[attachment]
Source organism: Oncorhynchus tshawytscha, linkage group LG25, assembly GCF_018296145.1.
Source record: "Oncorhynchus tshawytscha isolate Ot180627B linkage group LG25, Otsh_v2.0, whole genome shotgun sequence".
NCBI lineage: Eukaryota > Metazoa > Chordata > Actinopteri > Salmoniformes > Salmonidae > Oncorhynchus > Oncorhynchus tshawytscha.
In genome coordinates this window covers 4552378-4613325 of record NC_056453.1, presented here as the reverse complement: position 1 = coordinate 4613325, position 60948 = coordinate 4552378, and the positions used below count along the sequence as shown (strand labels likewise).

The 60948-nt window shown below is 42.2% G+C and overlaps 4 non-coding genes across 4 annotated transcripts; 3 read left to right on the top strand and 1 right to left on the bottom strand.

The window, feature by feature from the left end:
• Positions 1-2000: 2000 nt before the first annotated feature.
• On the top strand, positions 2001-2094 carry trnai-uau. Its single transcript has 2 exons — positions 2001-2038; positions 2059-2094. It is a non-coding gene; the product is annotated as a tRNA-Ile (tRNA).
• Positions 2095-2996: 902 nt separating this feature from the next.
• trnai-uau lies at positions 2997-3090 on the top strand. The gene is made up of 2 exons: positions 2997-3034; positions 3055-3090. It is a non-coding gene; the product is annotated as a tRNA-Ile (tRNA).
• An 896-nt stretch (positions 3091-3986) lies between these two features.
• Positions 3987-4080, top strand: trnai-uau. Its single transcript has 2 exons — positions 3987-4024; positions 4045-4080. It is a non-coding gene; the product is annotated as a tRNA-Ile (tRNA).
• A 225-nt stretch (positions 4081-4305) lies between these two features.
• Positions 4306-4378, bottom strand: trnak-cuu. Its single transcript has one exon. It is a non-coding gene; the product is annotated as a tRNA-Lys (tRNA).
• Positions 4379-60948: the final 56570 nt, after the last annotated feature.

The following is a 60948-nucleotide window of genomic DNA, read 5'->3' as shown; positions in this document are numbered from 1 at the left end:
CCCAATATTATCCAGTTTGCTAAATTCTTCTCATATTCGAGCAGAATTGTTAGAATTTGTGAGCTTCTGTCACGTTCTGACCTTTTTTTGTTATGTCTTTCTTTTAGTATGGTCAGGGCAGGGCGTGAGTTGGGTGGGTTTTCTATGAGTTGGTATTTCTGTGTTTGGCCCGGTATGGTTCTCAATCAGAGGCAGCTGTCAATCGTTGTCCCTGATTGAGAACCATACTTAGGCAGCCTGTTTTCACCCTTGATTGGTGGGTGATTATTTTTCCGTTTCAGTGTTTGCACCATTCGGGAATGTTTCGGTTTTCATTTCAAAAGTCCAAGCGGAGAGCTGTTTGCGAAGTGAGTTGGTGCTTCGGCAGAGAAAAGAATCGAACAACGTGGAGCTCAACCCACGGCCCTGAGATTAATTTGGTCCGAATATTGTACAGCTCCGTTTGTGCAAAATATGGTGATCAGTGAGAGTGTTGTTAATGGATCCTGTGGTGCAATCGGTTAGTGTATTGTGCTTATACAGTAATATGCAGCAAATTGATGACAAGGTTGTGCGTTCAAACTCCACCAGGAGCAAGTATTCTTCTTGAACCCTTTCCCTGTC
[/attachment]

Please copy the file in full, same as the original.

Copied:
Source organism: Oncorhynchus tshawytscha, linkage group LG25, assembly GCF_018296145.1.
Source record: "Oncorhynchus tshawytscha isolate Ot180627B linkage group LG25, Otsh_v2.0, whole genome shotgun sequence".
NCBI lineage: Eukaryota > Metazoa > Chordata > Actinopteri > Salmoniformes > Salmonidae > Oncorhynchus > Oncorhynchus tshawytscha.
In genome coordinates this window covers 4552378-4613325 of record NC_056453.1, presented here as the reverse complement: position 1 = coordinate 4613325, position 60948 = coordinate 4552378, and the positions used below count along the sequence as shown (strand labels likewise).

The 60948-nt window shown below is 42.2% G+C and overlaps 4 non-coding genes across 4 annotated transcripts; 3 read left to right on the top strand and 1 right to left on the bottom strand.

The window, feature by feature from the left end:
• Positions 1-2000: 2000 nt before the first annotated feature.
• On the top strand, positions 2001-2094 carry trnai-uau. Its single transcript has 2 exons — positions 2001-2038; positions 2059-2094. It is a non-coding gene; the product is annotated as a tRNA-Ile (tRNA).
• Positions 2095-2996: 902 nt separating this feature from the next.
• trnai-uau lies at positions 2997-3090 on the top strand. The gene is made up of 2 exons: positions 2997-3034; positions 3055-3090. It is a non-coding gene; the product is annotated as a tRNA-Ile (tRNA).
• An 896-nt stretch (positions 3091-3986) lies between these two features.
• Positions 3987-4080, top strand: trnai-uau. Its single transcript has 2 exons — positions 3987-4024; positions 4045-4080. It is a non-coding gene; the product is annotated as a tRNA-Ile (tRNA).
• A 225-nt stretch (positions 4081-4305) lies between these two features.
• Positions 4306-4378, bottom strand: trnak-cuu. Its single transcript has one exon. It is a non-coding gene; the product is annotated as a tRNA-Lys (tRNA).
• Positions 4379-60948: the final 56570 nt, after the last annotated feature.

The following is a 60948-nucleotide window of genomic DNA, read 5'->3' as shown; positions in this document are numbered from 1 at the left end:
CCCAATATTATCCAGTTTGCTAAATTCTTCTCATATTCGAGCAGAATTGTTAGAATTTGTGAGCTTCTGTCACGTTCTGACCTTTTTTTGTTATGTCTTTCTTTTAGTATGGTCAGGGCAGGGCGTGAGTTGGGTGGGTTTTCTATGAGTTGGTATTTCTGTGTTTGGCCCGGTATGGTTCTCAATCAGAGGCAGCTGTCAATCGTTGTCCCTGATTGAGAACCATACTTAGGCAGCCTGTTTTCACCCTTGATTGGTGGGTGATTATTTTTCCGTTTCAGTGTTTGCACCATTCGGGAATGTTTCGGTTTTCATTTCAAAAGTCCAAGCGGAGAGCTGTTTGCGAAGTGAGTTGGTGCTTCGGCAGAGAAAAGAATCGAACAACGTGGAGCTCAACCCACGGCCCTGAGATTAATTTGGTCCGAATATTGTACAGCTCCGTTTGTGCAAAATATGGTGATCAGTGAGAGTGTTGTTAATGGATCCTGTGGTGCAATCGGTTAGTGTATTGTGCTTATACAGTAATATGCAGCAAATTGATGACAAGGTTGTGCGTTCAAACTCCACCAGGAGCAAGTATTCTTCTTGAACCCTTTCCCTGTC